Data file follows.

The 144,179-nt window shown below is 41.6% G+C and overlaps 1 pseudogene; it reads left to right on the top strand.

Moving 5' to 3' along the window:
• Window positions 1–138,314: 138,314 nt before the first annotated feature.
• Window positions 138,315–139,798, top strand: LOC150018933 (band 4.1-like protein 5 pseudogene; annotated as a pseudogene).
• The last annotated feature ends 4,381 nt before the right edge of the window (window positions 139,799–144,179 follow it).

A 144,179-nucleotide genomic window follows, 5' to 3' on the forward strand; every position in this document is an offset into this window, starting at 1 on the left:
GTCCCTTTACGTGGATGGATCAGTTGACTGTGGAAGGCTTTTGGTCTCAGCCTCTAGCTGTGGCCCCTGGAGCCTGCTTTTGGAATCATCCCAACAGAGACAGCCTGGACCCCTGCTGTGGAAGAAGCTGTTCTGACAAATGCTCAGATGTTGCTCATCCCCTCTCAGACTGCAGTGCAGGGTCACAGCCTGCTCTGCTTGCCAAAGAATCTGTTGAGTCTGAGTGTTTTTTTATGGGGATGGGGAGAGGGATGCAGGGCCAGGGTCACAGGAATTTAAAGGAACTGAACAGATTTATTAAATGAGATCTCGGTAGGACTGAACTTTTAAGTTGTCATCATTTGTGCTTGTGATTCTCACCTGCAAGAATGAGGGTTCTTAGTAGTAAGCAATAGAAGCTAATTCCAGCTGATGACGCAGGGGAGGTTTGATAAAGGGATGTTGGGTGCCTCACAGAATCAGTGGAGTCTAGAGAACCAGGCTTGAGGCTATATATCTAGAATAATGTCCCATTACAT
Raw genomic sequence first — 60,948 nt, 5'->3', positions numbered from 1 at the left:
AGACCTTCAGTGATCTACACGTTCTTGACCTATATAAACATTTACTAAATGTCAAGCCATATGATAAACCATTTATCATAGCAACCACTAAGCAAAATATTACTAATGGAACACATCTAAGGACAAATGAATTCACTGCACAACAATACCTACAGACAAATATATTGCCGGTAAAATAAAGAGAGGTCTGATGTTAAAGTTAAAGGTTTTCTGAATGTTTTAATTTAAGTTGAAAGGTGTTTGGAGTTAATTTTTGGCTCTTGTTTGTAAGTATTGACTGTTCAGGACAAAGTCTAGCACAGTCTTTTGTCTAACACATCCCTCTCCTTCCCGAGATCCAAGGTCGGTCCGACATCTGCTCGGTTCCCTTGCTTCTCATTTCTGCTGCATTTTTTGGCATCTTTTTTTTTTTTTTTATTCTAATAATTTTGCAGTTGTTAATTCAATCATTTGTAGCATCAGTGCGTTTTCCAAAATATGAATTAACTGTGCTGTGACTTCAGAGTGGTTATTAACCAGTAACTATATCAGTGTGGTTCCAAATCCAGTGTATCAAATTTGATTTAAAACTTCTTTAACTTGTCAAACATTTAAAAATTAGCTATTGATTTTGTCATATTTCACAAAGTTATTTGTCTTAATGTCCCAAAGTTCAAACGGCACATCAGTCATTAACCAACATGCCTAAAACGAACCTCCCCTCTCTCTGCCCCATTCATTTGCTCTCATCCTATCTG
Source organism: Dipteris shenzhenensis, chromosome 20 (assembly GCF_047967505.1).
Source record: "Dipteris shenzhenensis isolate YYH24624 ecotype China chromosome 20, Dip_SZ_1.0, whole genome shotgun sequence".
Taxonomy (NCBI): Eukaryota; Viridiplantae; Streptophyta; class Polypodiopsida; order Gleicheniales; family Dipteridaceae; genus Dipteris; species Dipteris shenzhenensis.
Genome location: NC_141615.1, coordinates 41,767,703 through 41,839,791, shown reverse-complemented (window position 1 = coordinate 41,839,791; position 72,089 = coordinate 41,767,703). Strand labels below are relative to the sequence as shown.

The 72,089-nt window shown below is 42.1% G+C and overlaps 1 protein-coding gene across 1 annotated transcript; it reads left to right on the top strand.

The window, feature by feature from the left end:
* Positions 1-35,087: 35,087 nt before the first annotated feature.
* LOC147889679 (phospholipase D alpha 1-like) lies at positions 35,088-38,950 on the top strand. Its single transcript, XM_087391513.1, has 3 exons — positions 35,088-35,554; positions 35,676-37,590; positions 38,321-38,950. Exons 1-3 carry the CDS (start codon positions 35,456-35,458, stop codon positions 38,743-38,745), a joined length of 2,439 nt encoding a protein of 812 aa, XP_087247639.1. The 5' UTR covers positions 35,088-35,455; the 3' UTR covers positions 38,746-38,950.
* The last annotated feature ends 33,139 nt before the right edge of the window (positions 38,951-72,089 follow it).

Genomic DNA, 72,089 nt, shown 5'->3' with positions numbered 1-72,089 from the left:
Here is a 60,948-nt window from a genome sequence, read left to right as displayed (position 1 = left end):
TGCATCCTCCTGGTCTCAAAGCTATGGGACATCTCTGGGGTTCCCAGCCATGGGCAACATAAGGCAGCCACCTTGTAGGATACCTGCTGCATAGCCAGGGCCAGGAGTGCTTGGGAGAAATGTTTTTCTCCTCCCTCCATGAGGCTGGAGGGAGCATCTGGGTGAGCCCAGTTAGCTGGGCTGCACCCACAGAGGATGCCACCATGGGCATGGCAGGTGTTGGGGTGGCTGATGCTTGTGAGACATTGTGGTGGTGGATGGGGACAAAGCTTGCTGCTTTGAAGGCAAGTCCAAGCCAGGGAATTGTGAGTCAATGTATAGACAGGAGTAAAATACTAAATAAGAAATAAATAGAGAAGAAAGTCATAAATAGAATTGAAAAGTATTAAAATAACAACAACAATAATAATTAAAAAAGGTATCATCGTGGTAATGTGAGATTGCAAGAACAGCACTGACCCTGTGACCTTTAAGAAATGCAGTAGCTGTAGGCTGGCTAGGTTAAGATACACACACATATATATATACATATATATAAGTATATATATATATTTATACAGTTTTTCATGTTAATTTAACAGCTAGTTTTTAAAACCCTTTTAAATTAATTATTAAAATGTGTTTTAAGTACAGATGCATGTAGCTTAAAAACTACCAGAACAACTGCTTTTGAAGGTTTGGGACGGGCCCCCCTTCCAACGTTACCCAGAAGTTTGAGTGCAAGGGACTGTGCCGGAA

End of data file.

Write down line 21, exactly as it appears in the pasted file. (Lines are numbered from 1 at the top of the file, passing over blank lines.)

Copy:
TGCATCCTCCTGGTCTCAAAGCTATGGGACATCTCTGGGGTTCCCAGCCATGGGCAACATAAGGCAGCCACCTTGTAGGATACCTGCTGCATAGCCAGGGCCAGGAGTGCTTGGGAGAAATGTTTTTCTCCTCCCTCCATGAGGCTGGAGGGAGCATCTGGGTGAGCCCAGTTAGCTGGGCTGCACCCACAGAGGATGCCACCATGGGCATGGCAGGTGTTGGGGTGGCTGATGCTTGTGAGACATTGTGGTGGTGGATGGGGACAAAGCTTGCTGCTTTGAAGGCAAGTCCAAGCCAGGGAATTGTGAGTCAATGTATAGACAGGAGTAAAATACTAAATAAGAAATAAATAGAGAAGAAAGTCATAAATAGAATTGAAAAGTATTAAAATAACAACAACAATAATAATTAAAAAAGGTATCATCGTGGTAATGTGAGATTGCAAGAACAGCACTGACCCTGTGACCTTTAAGAAATGCAGTAGCTGTAGGCTGGCTAGGTTAAGATACACACACATATATATATACATATATATAAGTATATATATATATTTATACAGTTTTTCATGTTAATTTAACAGCTAGTTTTTAAAACCCTTTTAAATTAATTATTAAAATGTGTTTTAAGTACAGATGCATGTAGCTTAAAAACTACCAGAACAACTGCTTTTGAAGGTTTGGGACGGGCCCCCCTTCCAACGTTACCCAGAAGTTTGAGTGCAAGGGACTGTGCCGGAA